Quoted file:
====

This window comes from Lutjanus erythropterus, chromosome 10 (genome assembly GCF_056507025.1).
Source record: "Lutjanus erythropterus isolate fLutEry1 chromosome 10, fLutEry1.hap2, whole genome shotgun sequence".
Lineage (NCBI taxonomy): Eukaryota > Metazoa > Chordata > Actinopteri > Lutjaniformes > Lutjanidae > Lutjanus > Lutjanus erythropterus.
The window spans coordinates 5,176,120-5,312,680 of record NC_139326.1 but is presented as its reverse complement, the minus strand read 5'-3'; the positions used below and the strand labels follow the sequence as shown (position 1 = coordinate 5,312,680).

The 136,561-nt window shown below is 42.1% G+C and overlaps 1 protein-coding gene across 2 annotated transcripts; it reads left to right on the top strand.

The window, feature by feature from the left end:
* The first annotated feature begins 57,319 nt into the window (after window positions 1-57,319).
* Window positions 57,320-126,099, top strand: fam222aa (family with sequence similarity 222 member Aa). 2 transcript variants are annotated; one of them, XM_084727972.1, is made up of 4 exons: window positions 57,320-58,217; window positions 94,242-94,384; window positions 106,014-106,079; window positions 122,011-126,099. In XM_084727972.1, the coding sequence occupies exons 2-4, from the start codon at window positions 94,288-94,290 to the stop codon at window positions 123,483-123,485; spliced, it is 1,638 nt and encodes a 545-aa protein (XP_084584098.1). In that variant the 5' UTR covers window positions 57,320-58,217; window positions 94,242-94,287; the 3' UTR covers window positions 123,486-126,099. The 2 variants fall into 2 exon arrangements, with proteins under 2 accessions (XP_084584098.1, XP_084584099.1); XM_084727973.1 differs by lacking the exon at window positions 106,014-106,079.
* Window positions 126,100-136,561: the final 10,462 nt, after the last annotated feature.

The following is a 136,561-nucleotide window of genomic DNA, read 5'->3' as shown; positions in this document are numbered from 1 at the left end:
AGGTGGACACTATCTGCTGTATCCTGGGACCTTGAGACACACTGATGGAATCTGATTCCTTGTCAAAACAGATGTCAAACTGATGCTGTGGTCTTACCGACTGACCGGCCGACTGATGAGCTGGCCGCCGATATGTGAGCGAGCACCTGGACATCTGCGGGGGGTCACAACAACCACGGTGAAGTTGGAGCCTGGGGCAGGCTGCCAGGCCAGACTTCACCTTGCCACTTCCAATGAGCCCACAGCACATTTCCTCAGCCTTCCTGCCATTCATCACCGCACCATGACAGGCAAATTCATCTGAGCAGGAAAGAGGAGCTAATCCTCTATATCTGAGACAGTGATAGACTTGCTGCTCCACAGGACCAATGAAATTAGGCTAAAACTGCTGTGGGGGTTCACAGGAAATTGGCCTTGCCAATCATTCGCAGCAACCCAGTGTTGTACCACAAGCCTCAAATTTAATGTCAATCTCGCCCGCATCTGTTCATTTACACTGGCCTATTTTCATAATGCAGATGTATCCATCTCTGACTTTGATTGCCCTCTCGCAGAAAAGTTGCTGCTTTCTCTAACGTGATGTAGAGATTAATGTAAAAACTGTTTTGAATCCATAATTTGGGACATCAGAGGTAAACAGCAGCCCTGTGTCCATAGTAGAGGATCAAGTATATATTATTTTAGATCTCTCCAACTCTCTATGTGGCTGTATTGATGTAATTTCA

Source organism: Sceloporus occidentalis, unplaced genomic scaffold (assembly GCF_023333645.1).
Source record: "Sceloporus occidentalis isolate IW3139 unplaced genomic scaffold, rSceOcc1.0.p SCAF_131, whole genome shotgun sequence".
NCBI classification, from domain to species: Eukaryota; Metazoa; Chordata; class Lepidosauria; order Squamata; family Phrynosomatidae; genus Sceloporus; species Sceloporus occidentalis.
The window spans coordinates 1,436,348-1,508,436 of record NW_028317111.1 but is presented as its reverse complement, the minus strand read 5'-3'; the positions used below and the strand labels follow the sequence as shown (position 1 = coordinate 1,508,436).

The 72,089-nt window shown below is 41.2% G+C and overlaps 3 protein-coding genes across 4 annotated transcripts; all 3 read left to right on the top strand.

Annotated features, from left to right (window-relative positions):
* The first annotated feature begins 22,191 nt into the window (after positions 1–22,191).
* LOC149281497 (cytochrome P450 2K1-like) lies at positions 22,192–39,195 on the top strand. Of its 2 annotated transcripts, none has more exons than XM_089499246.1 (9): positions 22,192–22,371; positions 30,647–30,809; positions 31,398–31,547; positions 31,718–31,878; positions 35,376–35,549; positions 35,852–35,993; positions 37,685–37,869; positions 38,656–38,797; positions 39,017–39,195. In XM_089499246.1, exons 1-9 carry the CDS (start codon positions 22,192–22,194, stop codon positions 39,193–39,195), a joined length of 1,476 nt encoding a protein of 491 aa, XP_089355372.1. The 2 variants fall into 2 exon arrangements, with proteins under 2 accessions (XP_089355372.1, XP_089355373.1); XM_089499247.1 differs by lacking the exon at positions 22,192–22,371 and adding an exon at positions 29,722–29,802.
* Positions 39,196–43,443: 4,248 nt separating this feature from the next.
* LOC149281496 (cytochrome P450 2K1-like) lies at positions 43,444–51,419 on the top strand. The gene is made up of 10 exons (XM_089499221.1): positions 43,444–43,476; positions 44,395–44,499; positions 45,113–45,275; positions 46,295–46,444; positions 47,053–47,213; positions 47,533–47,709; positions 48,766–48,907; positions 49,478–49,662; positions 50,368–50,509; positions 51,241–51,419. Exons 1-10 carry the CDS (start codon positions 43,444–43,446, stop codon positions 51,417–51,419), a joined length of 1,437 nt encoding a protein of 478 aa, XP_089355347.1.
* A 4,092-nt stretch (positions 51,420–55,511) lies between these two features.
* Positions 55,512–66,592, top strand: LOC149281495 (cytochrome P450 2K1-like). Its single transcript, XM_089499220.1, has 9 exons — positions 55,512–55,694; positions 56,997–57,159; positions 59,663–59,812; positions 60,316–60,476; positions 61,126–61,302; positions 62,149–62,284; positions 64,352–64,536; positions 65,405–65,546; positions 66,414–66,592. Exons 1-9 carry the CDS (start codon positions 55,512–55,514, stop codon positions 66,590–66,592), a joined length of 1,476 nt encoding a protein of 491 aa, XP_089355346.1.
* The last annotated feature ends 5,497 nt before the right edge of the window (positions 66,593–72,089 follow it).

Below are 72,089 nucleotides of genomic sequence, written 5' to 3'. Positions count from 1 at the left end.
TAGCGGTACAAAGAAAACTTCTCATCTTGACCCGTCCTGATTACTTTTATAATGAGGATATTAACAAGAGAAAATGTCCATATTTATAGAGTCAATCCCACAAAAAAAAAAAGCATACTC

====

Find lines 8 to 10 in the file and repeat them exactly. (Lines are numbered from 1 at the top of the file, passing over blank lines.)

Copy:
* Window positions 57,320-126,099, top strand: fam222aa (family with sequence similarity 222 member Aa). 2 transcript variants are annotated; one of them, XM_084727972.1, is made up of 4 exons: window positions 57,320-58,217; window positions 94,242-94,384; window positions 106,014-106,079; window positions 122,011-126,099. In XM_084727972.1, the coding sequence occupies exons 2-4, from the start codon at window positions 94,288-94,290 to the stop codon at window positions 123,483-123,485; spliced, it is 1,638 nt and encodes a 545-aa protein (XP_084584098.1). In that variant the 5' UTR covers window positions 57,320-58,217; window positions 94,242-94,287; the 3' UTR covers window positions 123,486-126,099. The 2 variants fall into 2 exon arrangements, with proteins under 2 accessions (XP_084584098.1, XP_084584099.1); XM_084727973.1 differs by lacking the exon at window positions 106,014-106,079.
* Window positions 126,100-136,561: the final 10,462 nt, after the last annotated feature.

The following is a 136,561-nucleotide window of genomic DNA, read 5'->3' as shown; positions in this document are numbered from 1 at the left end: